Standing On Common Ground: Building Cultural and Academic Literacy
This event takes place on Thursday, Sept. 26, 2013, 2 to 3 p.m. ET.
Content provided by:
Being literate in the information age increases our understanding of cultural and linguistic differences. Developing our students' academic literacy skills and building their cultural knowledge are critical keys to these understandings. Pearson's iLit is a comprehensive literacy solution designed to produce two or more years of reading growth in a single year. Based on a proven instructional model that has produced results for students in districts across the country for more than a decade, iLit has been carefully crafted to meet the rigors of the Common Core State Standards and to prepare students for success. In this webinar, Sharroky Hollie, executive director for the Center for Culturally Responsive Teaching and Learning, will discuss strategies for engaging students in developing the types of literacy needed for future success, and how iLit provides an effective way of implementing these strategies.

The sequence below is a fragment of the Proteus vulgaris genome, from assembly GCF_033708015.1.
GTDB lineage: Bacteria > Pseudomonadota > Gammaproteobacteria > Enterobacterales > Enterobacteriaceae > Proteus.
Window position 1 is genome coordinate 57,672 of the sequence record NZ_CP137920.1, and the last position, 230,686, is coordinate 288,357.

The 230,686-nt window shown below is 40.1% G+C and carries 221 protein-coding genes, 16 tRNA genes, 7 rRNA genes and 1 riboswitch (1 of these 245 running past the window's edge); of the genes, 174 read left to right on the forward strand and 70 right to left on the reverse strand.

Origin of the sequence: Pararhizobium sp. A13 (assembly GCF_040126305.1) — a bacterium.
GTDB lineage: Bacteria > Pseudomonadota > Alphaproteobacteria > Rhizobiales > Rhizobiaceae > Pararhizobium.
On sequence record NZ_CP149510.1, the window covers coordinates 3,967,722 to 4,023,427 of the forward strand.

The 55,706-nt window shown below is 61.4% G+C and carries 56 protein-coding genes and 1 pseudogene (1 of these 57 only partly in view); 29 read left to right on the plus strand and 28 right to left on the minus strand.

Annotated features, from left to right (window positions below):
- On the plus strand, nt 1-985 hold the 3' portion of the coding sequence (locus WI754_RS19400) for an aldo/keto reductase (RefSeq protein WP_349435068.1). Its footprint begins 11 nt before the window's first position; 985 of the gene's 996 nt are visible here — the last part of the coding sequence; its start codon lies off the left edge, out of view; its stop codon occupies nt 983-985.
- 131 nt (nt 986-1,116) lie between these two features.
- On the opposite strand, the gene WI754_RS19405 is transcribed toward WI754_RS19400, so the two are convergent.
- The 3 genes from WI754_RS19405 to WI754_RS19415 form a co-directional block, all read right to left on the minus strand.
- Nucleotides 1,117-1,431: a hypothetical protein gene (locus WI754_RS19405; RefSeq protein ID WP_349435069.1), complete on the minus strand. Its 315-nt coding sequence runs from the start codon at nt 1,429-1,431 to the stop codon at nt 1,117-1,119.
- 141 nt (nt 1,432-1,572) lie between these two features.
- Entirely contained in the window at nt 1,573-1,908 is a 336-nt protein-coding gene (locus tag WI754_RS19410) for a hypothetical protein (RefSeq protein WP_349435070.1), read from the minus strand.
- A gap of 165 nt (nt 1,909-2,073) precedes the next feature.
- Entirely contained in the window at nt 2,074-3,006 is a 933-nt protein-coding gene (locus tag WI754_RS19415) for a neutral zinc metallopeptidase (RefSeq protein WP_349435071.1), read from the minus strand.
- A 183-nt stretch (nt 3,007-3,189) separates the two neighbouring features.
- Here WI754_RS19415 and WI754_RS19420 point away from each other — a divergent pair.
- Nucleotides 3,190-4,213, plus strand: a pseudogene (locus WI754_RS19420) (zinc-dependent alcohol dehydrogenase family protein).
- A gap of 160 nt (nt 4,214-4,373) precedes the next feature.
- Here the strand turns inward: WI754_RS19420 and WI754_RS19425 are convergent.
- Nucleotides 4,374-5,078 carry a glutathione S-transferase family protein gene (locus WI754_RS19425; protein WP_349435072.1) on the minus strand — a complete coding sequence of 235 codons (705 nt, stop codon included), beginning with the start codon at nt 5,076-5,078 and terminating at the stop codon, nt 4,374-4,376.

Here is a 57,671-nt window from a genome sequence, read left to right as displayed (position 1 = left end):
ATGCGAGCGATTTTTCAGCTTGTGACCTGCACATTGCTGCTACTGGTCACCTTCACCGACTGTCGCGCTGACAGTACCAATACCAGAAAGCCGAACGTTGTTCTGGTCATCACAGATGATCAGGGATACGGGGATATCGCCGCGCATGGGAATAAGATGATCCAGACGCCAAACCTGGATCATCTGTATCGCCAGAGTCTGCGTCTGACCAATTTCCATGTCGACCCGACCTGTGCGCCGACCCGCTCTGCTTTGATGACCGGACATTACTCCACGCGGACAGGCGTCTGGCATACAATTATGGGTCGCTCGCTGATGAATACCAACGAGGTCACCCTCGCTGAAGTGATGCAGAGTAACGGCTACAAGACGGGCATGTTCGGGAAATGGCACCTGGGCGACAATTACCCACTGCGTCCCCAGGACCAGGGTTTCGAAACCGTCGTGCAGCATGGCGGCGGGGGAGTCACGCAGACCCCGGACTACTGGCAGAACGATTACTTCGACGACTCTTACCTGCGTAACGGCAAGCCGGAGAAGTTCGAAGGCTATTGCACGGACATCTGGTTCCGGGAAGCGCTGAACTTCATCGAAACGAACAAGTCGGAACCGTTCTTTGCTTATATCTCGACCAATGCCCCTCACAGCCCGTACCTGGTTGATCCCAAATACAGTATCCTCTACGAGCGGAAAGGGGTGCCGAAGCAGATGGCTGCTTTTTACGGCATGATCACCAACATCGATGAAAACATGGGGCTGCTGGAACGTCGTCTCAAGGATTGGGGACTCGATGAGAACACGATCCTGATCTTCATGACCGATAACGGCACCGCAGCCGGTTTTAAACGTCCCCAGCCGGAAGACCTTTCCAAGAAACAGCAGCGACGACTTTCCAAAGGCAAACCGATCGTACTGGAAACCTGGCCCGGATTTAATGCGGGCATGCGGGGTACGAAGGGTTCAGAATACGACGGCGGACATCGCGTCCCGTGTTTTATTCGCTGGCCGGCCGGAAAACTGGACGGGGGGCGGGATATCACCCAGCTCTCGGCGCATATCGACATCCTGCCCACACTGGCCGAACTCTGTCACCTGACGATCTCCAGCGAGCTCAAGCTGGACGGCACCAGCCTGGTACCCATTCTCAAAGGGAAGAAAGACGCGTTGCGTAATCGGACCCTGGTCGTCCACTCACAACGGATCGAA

Sharroky Hollie, executive director, Center for Culturally Responsive Teaching and Learning; and assistant professor for teacher education, California State University
John Guild, senior product and marketing manager, Pearson iLit
Education Week is serving only as the host for this presentation. The content was created by the sponsor. The opinions expressed in this webinar are those of the sponsor and do not reflect the opinion of or constitute an endorsement by Editorial Projects in Education or any of its publications.
Using Video Games to Assess Students' Noncognitive Skills
This event takes place on Friday, Sept. 27, 2013, 2 to 3 p.m. ET.
Researchers at the University of Wisconsin-Madison believe new video games like Crystals of Kaydor and Tenacity can measure student learning in real time while literally rewiring kids' brains to help them pay better attention and improve their behavior. It's digital media meets big data meets state-of-the art brain research. But can a role-playing video game about aliens change the way U.S. schools think about testing students and boost the noncognitive skills that are critical to success later in life? Join our discussion led by a pair of prominent academic scholars as they discuss the implications of games designed to develop and assess grit, tenacity, and persistence.
Angela Duckworth, associate professor of psychology, University of Pennsylvania
James Gee, presidential chair and professor of literacy studies, Mary Lou Fulton Teachers College, Arizona State University
Benjamin Herold, staff writer, Education Week